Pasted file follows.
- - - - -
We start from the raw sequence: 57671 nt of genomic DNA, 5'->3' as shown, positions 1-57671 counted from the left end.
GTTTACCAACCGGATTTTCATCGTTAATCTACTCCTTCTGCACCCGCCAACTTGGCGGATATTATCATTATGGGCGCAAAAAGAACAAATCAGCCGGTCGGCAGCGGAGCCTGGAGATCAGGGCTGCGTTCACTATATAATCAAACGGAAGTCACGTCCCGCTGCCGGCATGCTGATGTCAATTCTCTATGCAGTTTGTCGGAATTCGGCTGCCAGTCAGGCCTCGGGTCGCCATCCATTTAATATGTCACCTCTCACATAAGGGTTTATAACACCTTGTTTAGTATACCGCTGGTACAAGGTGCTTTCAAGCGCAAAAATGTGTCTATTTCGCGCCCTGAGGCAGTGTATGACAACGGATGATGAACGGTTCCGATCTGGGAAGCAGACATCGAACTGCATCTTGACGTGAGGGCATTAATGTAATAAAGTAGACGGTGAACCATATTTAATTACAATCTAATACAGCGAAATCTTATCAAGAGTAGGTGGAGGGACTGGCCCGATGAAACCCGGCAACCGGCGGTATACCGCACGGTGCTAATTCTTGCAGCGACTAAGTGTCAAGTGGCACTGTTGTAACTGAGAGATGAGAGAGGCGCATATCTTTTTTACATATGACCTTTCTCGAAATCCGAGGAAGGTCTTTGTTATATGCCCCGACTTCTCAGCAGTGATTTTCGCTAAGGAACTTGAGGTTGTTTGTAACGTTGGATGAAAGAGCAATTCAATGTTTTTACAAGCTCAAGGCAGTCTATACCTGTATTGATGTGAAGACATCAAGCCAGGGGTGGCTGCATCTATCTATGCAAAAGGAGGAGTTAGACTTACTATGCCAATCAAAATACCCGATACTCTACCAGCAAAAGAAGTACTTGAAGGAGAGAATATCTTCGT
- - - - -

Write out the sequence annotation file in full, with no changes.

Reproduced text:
We start from the raw sequence: 57671 nt of genomic DNA, 5'->3' as shown, positions 1-57671 counted from the left end.
GTTTACCAACCGGATTTTCATCGTTAATCTACTCCTTCTGCACCCGCCAACTTGGCGGATATTATCATTATGGGCGCAAAAAGAACAAATCAGCCGGTCGGCAGCGGAGCCTGGAGATCAGGGCTGCGTTCACTATATAATCAAACGGAAGTCACGTCCCGCTGCCGGCATGCTGATGTCAATTCTCTATGCAGTTTGTCGGAATTCGGCTGCCAGTCAGGCCTCGGGTCGCCATCCATTTAATATGTCACCTCTCACATAAGGGTTTATAACACCTTGTTTAGTATACCGCTGGTACAAGGTGCTTTCAAGCGCAAAAATGTGTCTATTTCGCGCCCTGAGGCAGTGTATGACAACGGATGATGAACGGTTCCGATCTGGGAAGCAGACATCGAACTGCATCTTGACGTGAGGGCATTAATGTAATAAAGTAGACGGTGAACCATATTTAATTACAATCTAATACAGCGAAATCTTATCAAGAGTAGGTGGAGGGACTGGCCCGATGAAACCCGGCAACCGGCGGTATACCGCACGGTGCTAATTCTTGCAGCGACTAAGTGTCAAGTGGCACTGTTGTAACTGAGAGATGAGAGAGGCGCATATCTTTTTTACATATGACCTTTCTCGAAATCCGAGGAAGGTCTTTGTTATATGCCCCGACTTCTCAGCAGTGATTTTCGCTAAGGAACTTGAGGTTGTTTGTAACGTTGGATGAAAGAGCAATTCAATGTTTTTACAAGCTCAAGGCAGTCTATACCTGTATTGATGTGAAGACATCAAGCCAGGGGTGGCTGCATCTATCTATGCAAAAGGAGGAGTTAGACTTACTATGCCAATCAAAATACCCGATACTCTACCAGCAAAAGAAGTACTTGAAGGAGAGAATATCTTCGT